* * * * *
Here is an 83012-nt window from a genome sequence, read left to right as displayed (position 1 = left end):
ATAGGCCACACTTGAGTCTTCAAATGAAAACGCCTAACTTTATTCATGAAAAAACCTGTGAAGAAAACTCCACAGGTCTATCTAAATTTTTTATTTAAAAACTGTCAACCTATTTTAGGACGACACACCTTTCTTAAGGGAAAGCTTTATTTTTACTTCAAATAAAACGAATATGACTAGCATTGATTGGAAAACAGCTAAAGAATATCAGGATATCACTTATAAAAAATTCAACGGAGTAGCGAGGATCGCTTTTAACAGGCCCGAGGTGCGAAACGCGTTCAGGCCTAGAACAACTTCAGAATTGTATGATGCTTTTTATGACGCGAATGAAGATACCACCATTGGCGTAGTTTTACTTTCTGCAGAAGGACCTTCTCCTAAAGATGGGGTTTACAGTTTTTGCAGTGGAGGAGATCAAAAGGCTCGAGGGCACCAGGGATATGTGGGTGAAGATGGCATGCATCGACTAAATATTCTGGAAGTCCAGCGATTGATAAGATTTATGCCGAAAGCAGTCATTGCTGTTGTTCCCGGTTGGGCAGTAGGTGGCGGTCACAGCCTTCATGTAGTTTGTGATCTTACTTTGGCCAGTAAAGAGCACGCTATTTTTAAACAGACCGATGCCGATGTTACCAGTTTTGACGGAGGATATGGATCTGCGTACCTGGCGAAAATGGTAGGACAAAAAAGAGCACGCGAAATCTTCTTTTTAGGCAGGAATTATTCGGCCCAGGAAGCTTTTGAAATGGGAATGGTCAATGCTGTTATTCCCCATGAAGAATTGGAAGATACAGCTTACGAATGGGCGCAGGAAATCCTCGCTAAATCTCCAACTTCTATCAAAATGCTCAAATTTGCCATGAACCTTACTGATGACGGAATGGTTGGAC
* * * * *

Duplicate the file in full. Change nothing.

Here is an 83012-nt window from a genome sequence, read left to right as displayed (position 1 = left end):
ATAGGCCACACTTGAGTCTTCAAATGAAAACGCCTAACTTTATTCATGAAAAAACCTGTGAAGAAAACTCCACAGGTCTATCTAAATTTTTTATTTAAAAACTGTCAACCTATTTTAGGACGACACACCTTTCTTAAGGGAAAGCTTTATTTTTACTTCAAATAAAACGAATATGACTAGCATTGATTGGAAAACAGCTAAAGAATATCAGGATATCACTTATAAAAAATTCAACGGAGTAGCGAGGATCGCTTTTAACAGGCCCGAGGTGCGAAACGCGTTCAGGCCTAGAACAACTTCAGAATTGTATGATGCTTTTTATGACGCGAATGAAGATACCACCATTGGCGTAGTTTTACTTTCTGCAGAAGGACCTTCTCCTAAAGATGGGGTTTACAGTTTTTGCAGTGGAGGAGATCAAAAGGCTCGAGGGCACCAGGGATATGTGGGTGAAGATGGCATGCATCGACTAAATATTCTGGAAGTCCAGCGATTGATAAGATTTATGCCGAAAGCAGTCATTGCTGTTGTTCCCGGTTGGGCAGTAGGTGGCGGTCACAGCCTTCATGTAGTTTGTGATCTTACTTTGGCCAGTAAAGAGCACGCTATTTTTAAACAGACCGATGCCGATGTTACCAGTTTTGACGGAGGATATGGATCTGCGTACCTGGCGAAAATGGTAGGACAAAAAAGAGCACGCGAAATCTTCTTTTTAGGCAGGAATTATTCGGCCCAGGAAGCTTTTGAAATGGGAATGGTCAATGCTGTTATTCCCCATGAAGAATTGGAAGATACAGCTTACGAATGGGCGCAGGAAATCCTCGCTAAATCTCCAACTTCTATCAAAATGCTCAAATTTGCCATGAACCTTACTGATGACGGAATGGTTGGAC